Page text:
Helpful Joint Industry Guidance is available on the supply and use of 0.50%-sulphur fuel:
- Fuel specification: the contract should identify the correct specification of the fuel – for example by expressly stating the relevant ISO specification. For residual fuels, the most widely used specification is ISO 8217 Table 2. The Table 2 specification for sulphur content is stated as per “statutory requirements” and, since 1 January 2020, the global MARPOL sulphur limit is 0.50% with lower limits set for SECAs. ISO 8217 is periodically revised and the industry guidance recommends the most recent version, ISO 8217 2017. Check whether the fuel specified in your bunker supply terms complies with IMO 2020 and that this also accords with charterparty requirements so it is back-to-back. A further point to consider adding is an express term that the fuel is free of contaminants, is fit for purpose and complies with MARPOL.
- Sampling and quality testing: the contract should specify the agreed sampling and quality testing regime, including for sulphur content. Ideally, a sample from each of the bunker supplier and the vessel should be analysed as opposed to only the supplier’s sample. Again, insofar as possible, sampling and testing requirements need to match the charterparty so the buyer is not exposed to different test standards. Ideally, the sampling process should be set out in detail in the contract together with the agreed analysis regime that is to be used. Consideration should also be given as to whether preferred accredited labs for testing should be identified in the contract. In the event there is a dispute about the quality or characteristic of the particular stem, inability to agree to a lab for testing may complicate and delay resolution.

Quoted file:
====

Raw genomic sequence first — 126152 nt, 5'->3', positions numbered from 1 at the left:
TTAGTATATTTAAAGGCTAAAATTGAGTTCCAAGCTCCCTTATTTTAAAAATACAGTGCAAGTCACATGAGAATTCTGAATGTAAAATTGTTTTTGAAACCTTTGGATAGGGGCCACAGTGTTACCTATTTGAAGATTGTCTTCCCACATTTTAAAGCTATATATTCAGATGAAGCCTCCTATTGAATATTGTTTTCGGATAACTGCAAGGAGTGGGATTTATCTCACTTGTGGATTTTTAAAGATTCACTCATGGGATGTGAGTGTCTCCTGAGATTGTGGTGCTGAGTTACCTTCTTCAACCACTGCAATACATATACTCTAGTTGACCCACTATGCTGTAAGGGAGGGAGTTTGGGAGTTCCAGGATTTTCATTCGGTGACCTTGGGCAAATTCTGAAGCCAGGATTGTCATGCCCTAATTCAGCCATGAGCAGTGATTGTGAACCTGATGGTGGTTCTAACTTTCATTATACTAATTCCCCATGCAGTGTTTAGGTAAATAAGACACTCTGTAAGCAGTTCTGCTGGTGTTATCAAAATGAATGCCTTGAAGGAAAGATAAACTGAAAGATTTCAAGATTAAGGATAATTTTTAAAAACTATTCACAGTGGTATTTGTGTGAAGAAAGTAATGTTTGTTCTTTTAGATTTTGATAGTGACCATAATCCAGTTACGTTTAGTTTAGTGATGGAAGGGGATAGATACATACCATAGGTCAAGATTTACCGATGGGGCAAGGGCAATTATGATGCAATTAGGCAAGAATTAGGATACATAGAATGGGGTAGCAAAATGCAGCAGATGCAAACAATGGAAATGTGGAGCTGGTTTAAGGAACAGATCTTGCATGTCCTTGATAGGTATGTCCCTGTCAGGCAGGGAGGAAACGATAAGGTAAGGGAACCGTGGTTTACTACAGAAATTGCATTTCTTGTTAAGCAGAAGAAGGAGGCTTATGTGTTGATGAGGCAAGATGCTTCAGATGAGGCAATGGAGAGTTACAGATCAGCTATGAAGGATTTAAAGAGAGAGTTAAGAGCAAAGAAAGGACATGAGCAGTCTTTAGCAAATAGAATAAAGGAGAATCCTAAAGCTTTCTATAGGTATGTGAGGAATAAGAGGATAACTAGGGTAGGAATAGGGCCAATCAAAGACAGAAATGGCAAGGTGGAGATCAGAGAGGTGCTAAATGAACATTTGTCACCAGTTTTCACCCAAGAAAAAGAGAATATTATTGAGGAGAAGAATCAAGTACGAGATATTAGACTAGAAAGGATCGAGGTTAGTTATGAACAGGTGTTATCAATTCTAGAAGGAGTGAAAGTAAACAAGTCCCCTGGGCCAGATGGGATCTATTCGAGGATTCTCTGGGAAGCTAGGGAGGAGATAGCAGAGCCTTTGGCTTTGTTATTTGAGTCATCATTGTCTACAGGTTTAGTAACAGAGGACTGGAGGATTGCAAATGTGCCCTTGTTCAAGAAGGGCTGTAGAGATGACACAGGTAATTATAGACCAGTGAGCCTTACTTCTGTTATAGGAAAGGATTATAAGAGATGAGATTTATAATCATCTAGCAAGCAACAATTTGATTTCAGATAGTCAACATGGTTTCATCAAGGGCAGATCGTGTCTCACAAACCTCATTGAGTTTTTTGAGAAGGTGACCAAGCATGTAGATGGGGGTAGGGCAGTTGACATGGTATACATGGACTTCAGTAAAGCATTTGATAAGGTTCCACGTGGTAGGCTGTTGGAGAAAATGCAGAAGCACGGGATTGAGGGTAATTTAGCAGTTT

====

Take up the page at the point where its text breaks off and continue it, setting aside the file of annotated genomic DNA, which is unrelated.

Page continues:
- Quality claims time bar: the contract should ideally include a quality claim time bar that allows sufficient time for quality testing to be performed, taking into consideration that testing might need to take place at an accredited lab located at a place other than the place of supply. In our experience, bunker contract time bars are normally far too short, especially given that bunkers may not be immediately used (for example bunker test results may be required under the charter before the bunkers are in fact used) and even when used promptly problems may not manifest themselves immediately. We have seen cases where the bunker recourse claim against the supplier is time barred before the bunkers have been used. It is recommended to link any time bar to 14 days after use of the bunkers or alternatively to have a much longer time bar period, for example 45 days.